Tuesday, June 16, 2009

Small successes....

Now that I've been going to Metro Korean Academy 8 hours/ week for a month and a half, I have definitely seen some improvements with my Korean skills.

A new teacher at my school is trying to find a good dance class to attend. Since I used to go to my hip-hop and belly dance class in Sangwangsimni (I quit because of Korean class), I took her by the studio to get some info. It was always a bit of a struggle to communicate over there, and communication usually took the form of a mix of Korean and English.. me speaking Korean, and the manager speaking English, since my comprehension skills were atrocious. This time, a different manager took us into the office to explain the classes to my co-worker. I'm so used to people just speaking English to me, but because I started out speaking Korean, she didn't try to speak any English. Somehow, I managed to translate all the important points... and I understood at least 60% of what was going on. A huge improvement on my usual 10-20%. I was able to communicate all the questions that she had for the manager. I felt that my Korean sucked while I was talking, but when I realized at the end, that I hadn't spoken any English.... that was quite an accomplishment. I was always frustrated that people always spoke English to me... but maybe as my Korean gets better people will realize that they can speak to me in Korean, and I will... at least get the gist of what they are saying.

Another small success was the dentist. While the dentist is perfectly fluent in English, all her staff are quite nervous about saying anything more than "thank you" and "sign, please". The first time I went in they jumped up and got the dentist before I even got a chance to speak, but I had to go in and reschedule and I didn't let them jump up this time. I just simply asked them if I could do my cleaning tomorrow at 5:30.... not hard (the word for cleaning in Korean is suh-kail-ring... like scailing). They seemed a bit relieved... but my Korean is still shaky and I couldn't get the times out right... I said 7 o'clock when I meant 5 o'clock.. fortunately I was holding up my hand to say 5... so they asked me again if I wanted to come at 7. Then the next day I dragged my boyfriend to get his teeth cleaned since it had been a while for him too. I went in and asked, in Korean, if it was ok if my boyfriend could make an appointment too. They told me in Korean to arrive together. Easy as pie....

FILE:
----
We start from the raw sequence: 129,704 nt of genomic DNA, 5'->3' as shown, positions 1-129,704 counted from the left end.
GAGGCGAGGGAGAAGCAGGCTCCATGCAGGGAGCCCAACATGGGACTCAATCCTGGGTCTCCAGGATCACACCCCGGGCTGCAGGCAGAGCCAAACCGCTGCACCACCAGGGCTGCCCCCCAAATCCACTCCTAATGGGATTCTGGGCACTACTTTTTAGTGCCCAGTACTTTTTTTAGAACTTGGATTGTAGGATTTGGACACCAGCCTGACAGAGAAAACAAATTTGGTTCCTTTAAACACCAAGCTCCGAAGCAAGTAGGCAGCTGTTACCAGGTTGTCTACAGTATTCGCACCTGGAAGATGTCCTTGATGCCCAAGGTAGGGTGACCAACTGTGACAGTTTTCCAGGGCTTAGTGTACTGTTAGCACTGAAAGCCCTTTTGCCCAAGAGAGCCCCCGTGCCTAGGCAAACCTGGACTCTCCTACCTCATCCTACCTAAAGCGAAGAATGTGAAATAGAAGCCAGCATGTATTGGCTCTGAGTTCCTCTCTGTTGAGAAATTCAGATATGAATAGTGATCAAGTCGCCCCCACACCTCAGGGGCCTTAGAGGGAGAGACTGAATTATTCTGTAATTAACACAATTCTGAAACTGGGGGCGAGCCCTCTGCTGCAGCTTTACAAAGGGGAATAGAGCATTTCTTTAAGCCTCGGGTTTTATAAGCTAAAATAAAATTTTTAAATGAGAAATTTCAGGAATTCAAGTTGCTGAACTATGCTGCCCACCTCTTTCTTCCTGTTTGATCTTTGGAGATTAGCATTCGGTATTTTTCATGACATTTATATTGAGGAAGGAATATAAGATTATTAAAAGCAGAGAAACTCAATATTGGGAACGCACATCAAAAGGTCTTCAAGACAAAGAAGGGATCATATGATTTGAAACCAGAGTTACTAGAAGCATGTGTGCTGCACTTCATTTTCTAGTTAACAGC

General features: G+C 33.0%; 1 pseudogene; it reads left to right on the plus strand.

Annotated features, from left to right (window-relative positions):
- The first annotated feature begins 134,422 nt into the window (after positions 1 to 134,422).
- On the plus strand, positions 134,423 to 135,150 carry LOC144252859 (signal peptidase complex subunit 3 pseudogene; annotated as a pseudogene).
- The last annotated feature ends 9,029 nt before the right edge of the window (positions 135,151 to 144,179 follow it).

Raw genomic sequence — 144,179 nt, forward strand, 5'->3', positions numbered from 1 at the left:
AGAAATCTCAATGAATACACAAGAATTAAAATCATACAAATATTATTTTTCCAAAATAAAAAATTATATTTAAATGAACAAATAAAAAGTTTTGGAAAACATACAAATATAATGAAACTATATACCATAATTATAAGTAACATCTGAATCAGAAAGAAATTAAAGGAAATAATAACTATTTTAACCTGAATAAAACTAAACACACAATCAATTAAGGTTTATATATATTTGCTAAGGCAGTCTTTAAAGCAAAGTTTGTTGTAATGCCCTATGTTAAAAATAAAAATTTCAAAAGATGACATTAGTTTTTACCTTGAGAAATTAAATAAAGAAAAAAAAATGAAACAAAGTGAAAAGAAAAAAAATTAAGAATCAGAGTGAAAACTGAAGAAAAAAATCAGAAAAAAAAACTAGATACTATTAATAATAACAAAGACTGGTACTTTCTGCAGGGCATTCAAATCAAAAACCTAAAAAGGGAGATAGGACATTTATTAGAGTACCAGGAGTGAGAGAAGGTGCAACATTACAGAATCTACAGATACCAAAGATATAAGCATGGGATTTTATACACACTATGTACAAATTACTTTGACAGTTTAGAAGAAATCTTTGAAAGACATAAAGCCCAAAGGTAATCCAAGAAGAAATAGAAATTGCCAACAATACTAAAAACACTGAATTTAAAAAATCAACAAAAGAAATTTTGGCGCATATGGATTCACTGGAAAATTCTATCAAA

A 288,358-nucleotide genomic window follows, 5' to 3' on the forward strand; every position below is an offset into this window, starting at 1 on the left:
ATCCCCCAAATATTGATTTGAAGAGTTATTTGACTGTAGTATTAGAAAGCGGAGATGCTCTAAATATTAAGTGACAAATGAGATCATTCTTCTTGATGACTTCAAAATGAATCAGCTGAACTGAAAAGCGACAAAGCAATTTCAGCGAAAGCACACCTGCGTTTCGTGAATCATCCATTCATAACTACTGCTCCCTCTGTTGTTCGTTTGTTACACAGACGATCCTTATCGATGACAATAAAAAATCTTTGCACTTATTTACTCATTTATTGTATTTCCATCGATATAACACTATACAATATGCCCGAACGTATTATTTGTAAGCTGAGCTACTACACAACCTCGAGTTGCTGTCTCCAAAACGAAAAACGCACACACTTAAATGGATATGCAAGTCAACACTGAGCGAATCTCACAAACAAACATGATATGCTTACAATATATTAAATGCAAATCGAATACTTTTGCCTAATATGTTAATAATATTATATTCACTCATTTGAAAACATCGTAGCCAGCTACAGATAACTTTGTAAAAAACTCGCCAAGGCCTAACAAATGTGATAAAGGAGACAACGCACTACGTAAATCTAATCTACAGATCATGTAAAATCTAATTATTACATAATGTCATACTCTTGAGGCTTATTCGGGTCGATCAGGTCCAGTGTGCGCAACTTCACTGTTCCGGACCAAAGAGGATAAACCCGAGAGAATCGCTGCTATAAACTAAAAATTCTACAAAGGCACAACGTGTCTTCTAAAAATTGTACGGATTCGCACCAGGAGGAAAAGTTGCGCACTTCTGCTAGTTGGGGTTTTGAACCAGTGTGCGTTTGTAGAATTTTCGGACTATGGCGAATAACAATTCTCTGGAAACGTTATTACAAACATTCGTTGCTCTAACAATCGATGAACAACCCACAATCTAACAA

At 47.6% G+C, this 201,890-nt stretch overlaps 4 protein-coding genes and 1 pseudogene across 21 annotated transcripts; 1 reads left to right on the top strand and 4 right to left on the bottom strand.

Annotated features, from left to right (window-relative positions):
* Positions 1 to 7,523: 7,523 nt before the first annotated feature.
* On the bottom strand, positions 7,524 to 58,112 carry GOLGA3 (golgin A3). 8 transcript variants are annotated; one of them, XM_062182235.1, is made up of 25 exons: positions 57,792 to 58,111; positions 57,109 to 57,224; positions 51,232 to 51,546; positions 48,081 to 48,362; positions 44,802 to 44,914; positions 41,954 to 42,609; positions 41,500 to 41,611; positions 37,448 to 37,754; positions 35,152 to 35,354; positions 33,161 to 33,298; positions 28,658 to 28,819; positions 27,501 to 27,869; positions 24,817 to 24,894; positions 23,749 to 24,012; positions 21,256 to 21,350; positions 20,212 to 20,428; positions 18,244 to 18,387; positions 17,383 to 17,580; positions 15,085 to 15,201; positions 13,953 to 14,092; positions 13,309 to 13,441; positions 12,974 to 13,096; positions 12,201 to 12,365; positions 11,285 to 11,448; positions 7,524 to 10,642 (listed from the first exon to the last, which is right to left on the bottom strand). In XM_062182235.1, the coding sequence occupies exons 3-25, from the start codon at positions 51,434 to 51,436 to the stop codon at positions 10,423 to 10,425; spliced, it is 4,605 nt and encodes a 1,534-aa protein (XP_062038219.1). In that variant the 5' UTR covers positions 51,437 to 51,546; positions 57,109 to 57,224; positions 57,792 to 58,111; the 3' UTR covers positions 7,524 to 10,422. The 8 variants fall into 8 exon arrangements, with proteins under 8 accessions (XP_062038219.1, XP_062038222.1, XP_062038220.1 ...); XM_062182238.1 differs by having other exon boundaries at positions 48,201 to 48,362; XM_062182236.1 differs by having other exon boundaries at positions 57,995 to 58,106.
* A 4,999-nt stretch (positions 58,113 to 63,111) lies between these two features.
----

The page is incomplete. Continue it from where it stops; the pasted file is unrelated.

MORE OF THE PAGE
The other funny story about that was that though my boyfriend is Korean, when other Koreans see me with him, they're not quite sure what nationality he is... he doesn't have the stereotypical Korean stature and face structure. When he walked into the dental clinic (I was already getting my teeth cleaned by the time he came) they got that same nervous look on their faces, since they figured he must be my boyfriend. Then he started talking, and they all breathed a sigh of relief. hahaha

Today I went to the bank, but this wasn't quite as successful as I would have liked. Because I was speaking Korean to them, they were speaking Korean back to me, but I don't have much of a bank vocabulary. I texted to my boyfriend frantically asking the word for remittance (송금하다). I was able to figure out when they needed to see my passport, but I had no idea for the word for ID card. Then evidently the bank clerk was trying to point out some thing strange about my ID card... someone made a mistake... but, I had no idea... he tried in English... but he couldn't get it out in English either. Guess it wasn't important.

Well... anway... I'll keep working.... I probably need to study more... but when exactly do I have the time to do that???


  1. When did you get a boyfriend? We need to chat.

  2. Hello! I'm just a random person who somehow found your blog and decided to comment ^^ I am also a female Westerner in Korea w/ a Korean b/f who has undertaken the daunting task of trying to learn 한국말. I'm about to start Level 4 of Sogang University's Regular program (20 hrs/wk of instruction), which supposedly means that I'm at an intermediate level of speaking ability.

    I just wanted to comment that in my experience, once people realize that you can actually communicate and understand a fairly good amount of Korean, they won't want to speak to you in English anymore. They will use English words with Korean grammar, though, if you can't understand what they're saying in Korean. Also, they become waaay more interested in talking to you ^^ So keep at it!